Did you see the gypsies on the road to Mlttagong,
or Hordern’s tree on Razorback, when it was growing strong?
Did you go in search of old Bea Miles when exams loomed near,
to sit with her on the Town Hall steps and brush up on Shakespeare?
And did you see old Rosies’ flower stall, as first light was dawning;
a scarf tied around her bright red hair, in Martin Place in the moming?
And did you see the barrowman as he pushed his cart uphill,
from George Street to Elizabeth – I think he’s with us still?
Did you take a stroll down to the Dom, past St Marys, near Hyde Park,
to listen to the Commos till it was damned near dark?
Did you have a pie at Sergeants … or a coffee down at Repens,
a morning tea at David Jones, or an ice cream just for threepence?
Did you have lunch at the Hotel Australia with the cockies, the punters, the Earls,
where you sipped from your Pimms, and ate butter rolled in curls?
Did you go to Farmers to buy that special frock.
and dance the night away at Princes, Romanoes, or the Troc?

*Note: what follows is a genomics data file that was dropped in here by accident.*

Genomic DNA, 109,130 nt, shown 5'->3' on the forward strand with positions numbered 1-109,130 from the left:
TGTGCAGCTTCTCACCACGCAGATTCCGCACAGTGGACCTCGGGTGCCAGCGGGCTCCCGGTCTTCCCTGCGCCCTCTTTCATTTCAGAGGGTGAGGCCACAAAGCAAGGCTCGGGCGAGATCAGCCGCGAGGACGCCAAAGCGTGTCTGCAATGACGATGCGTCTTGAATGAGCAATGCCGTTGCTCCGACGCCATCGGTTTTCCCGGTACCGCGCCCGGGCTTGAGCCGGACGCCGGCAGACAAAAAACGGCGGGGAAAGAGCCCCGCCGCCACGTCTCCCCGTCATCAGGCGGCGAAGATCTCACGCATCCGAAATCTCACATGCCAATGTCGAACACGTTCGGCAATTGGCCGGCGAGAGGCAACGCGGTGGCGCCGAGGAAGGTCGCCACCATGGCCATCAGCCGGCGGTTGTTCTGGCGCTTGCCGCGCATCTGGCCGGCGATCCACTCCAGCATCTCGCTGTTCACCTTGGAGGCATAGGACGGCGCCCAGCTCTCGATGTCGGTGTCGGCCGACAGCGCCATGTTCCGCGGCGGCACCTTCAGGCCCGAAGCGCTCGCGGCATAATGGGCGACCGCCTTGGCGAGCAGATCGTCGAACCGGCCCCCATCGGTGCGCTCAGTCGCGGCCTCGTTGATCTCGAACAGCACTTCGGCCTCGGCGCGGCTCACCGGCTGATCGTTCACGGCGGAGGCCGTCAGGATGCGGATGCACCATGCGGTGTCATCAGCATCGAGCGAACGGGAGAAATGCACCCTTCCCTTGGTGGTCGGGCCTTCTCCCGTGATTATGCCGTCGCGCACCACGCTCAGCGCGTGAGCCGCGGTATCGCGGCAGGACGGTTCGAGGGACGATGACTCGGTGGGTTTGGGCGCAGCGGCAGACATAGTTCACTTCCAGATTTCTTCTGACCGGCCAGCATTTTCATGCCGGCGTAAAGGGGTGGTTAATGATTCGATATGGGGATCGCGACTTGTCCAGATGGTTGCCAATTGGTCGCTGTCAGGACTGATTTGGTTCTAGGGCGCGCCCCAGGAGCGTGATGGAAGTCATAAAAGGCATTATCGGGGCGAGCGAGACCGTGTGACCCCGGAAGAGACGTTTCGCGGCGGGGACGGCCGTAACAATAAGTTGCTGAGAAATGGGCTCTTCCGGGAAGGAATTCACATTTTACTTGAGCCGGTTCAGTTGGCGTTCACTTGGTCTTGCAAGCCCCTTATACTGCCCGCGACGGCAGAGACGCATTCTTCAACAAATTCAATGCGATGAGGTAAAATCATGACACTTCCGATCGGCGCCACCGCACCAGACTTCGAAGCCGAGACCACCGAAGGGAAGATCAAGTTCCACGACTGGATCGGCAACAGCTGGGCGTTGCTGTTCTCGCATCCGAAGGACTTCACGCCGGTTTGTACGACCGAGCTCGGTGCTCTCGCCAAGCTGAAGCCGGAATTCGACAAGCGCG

And did you go down to the ‘loo, to the pub with the great Jazz band,
or did you walk up to the Cross when Rosalie had command?
And did you see our Gloria coming up from the hole in the stage
as she played the organ from the Regent, delighting young and aged?
Did you climb up the stairs at Palings. to ballet class or lessons,
with elocutionist next door plotting your next grim lesson?
Did you smell the flowers at Searle or, further down the hill,
did you lunch on ‘large without” from De Luca’s King fruit stall?
Did you take the train to the mountains, to view the Sisters three,
and look out over Lover’s leap – better you than me?
And did you decorate your hat with flowers and ribbons and beads
from June Millinery, underneath the footprints on the street?
And did you sit in Wynyard Park, to summon up your courage
to give your blood for a worthy cause – they won’t get me in a hurry?
O yes, I’ve seen the gypsies and the tree on Razorback,
the wonderful tapestry of my world . . . as I was growing up.
(Ed. This was on a scrap of paper in our archives. I’m not sure Helen would win any prizes for her poetry but . . . so many memories came flooding back as I read it. How much to you remember?)